The Natural World has been for me a source of wonder and awe, sensory input, and beauty.  As much as the beauty, however, I have increasingly become fascinated with the elegant systems of the natural world and the interconnectedness of things.

There was no thought of pursuing art in college--Great Depression-surviving family stressed security, so I studied psychology and sociology, learning about human motivation and behavior.

My father always said there was some Cherokee in his ancestry.  I do not know if this is true and have no documentation and do not need any.  I am clearly NOT Native American.  But being raised with this information and my father’s love of the culture, has also influenced my life and art—from reading, to studying petroglyphs and rock art, to choosing my last name.

Knowledge of psychology, the natural world, and Native American writings that reflect a deep connection between the two, has led me to explore Spirit and the relationship of nature and human consciousness in my work. I started by painting what I saw as I learned the basics.  But I was not satisfied.   

In late 2009, in my favorite used bookstore, I found PAINTING THE SPIRIT OF NATURE by Maxine Masterfield, and in February of 2010, I went to Florida to spend four days with her, learning how to do that—how to capture the essence, or how nature makes me feel.  Subsequently, I discovered Jeremy Morgan who does seminars through the Lucid Art Institute.  Jeremy helped me understand the connection of human consciousness and art—or, the nature of Spirit.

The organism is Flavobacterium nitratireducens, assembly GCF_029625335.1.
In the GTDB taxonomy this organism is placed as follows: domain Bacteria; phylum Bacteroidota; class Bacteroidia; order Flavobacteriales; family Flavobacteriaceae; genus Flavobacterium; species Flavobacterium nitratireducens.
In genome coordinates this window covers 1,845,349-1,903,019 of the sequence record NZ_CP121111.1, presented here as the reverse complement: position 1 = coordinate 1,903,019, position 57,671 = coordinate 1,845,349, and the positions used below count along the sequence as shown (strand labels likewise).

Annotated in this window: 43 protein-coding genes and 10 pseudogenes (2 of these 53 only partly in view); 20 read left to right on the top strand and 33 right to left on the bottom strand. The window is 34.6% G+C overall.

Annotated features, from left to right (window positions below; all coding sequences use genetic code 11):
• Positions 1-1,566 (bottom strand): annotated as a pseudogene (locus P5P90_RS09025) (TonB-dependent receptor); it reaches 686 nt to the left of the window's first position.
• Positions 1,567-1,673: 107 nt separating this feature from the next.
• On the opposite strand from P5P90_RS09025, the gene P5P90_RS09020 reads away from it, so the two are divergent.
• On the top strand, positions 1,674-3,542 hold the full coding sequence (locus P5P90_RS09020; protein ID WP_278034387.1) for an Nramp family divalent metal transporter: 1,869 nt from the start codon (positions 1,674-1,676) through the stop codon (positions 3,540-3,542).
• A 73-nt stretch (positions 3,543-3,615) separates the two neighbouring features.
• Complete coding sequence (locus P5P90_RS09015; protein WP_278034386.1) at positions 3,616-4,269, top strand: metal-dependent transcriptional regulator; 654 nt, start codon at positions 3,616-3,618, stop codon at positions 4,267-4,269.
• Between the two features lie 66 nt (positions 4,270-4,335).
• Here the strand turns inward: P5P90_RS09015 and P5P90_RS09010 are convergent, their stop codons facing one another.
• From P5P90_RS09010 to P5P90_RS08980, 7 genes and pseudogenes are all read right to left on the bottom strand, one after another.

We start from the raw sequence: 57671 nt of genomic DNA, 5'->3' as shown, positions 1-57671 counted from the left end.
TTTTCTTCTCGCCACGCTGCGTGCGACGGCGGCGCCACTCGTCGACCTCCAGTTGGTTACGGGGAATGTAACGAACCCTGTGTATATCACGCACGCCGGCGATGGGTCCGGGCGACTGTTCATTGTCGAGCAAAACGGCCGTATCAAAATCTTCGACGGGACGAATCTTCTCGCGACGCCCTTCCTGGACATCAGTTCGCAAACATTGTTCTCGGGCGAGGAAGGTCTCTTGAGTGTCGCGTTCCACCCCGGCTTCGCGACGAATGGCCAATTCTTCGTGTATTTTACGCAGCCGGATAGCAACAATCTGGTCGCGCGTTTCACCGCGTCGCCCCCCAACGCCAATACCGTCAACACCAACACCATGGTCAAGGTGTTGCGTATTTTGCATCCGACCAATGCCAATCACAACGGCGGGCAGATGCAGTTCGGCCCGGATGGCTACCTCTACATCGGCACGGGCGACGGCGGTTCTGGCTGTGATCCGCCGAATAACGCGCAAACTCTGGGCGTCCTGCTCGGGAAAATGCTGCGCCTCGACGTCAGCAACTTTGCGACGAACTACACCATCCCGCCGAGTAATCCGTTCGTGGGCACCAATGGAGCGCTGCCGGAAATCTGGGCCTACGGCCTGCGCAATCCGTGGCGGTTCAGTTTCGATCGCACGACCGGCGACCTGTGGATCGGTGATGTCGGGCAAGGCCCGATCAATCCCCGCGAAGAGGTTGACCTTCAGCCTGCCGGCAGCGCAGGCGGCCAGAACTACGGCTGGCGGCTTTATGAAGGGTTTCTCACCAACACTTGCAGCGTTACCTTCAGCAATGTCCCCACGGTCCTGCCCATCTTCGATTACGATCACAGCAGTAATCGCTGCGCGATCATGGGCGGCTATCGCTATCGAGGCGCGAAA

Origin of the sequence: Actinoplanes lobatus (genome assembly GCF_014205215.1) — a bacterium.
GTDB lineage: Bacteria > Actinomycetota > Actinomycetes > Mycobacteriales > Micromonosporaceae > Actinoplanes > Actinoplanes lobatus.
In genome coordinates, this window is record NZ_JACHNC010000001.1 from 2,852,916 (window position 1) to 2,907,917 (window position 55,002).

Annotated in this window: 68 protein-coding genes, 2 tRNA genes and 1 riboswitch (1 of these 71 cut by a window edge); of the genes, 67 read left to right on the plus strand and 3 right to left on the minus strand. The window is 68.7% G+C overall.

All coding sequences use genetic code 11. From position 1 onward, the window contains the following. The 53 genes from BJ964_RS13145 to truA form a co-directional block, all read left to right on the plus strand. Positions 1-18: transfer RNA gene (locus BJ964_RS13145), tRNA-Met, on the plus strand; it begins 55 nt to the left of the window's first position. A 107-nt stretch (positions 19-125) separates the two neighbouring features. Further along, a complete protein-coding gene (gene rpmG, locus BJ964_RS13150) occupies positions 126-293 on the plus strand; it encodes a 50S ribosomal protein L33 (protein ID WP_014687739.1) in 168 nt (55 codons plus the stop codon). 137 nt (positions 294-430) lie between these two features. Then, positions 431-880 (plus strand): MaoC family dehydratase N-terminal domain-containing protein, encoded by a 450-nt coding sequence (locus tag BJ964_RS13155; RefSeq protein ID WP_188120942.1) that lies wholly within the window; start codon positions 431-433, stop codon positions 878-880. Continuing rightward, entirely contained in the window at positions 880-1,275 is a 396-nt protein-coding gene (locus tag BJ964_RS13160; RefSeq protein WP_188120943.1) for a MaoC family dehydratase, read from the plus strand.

Painting Process:

I now paint what I remember, or think about, or feel, or just what comes off my hands to the brush to the canvas.  My process involves asking over and over again, “What would happen if I….”, then experimenting to find the answer.  I love texture and use a wide range of materials on my canvas before painting:  Venetian Plaster, Spackle, sand, coffee grounds, torn paper, redwood shavings to name a few.  After texturing, I choose my palette—leaning toward warm colors in fluid acrylics.  Next comes a series of decisions about compositional structure and design details.  And then I paint until it feels finished and I am satisfied with the result.  The last step is to turn it in each direction, “seeing” what it is and naming it to reflect what I see, but not restrict the perception of others.